It is the reaction to pressure that sometimes tells. An athlete who knows that he or she must perform under the greatest scrutiny tends to either wilt, or to rise to the occasion. In St Moritz, Edy Reinalter showed that when the pressure was growing, he could react.
He was competing in the first men's slalom ever to be staged at the Olympic Winter Games and was down in third place among a tightly contested field after the first run. The lead was held by the Italian Silvio Alverà.
Edy, whose real first name was Romedi, knew about competition. He had been taking part in international competitions since the end of the Second World War, and had made a good name for himself.
But, perhaps most importantly, he knew about St Moritz. He had been born in the town and brought up there and was assured of strong support. He felt comfortable on the snow, and many expected him to be fastest in the first run. So now he had to react to his disappointment – third was a very good performance, but Reinalter had dreams of gold.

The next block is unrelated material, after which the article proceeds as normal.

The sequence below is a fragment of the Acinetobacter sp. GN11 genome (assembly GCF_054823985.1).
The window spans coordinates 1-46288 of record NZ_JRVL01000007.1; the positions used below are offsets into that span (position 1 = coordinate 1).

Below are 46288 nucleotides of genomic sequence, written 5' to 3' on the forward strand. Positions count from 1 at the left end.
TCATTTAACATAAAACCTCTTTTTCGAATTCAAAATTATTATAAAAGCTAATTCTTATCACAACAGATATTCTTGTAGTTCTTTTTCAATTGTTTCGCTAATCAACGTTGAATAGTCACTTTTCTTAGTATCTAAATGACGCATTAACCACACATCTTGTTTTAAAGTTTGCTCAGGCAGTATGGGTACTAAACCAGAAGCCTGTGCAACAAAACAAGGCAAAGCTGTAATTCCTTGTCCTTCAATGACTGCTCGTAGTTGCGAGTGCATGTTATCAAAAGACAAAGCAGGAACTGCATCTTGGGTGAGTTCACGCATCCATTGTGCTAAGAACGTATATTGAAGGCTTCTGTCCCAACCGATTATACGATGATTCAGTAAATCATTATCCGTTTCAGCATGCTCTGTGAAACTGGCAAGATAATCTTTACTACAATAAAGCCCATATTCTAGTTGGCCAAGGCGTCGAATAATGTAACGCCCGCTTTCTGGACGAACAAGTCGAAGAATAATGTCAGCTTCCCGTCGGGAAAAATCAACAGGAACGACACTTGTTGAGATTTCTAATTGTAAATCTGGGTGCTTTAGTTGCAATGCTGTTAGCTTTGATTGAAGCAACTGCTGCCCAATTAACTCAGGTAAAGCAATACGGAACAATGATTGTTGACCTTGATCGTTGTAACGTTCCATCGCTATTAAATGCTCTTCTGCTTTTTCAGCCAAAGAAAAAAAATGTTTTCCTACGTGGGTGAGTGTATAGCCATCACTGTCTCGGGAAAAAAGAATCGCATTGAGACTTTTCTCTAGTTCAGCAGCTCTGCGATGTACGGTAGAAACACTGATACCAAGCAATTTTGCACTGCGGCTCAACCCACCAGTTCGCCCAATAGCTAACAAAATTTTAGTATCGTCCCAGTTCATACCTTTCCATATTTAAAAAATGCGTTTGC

And so it proved. His second run was spectacular – he came down the mountain half a second quicker than anyone else and won the title by half a second from the French skier James Couttet. Alverà recorded a lacklustre second run and finished fourth, behind France's Henri Oreiller.
Reinalter also finished 22nd in the downhill and tenth in the combined. Yet his place in history is assured – the first winner of the slalom, and still the only Swiss man to win the title.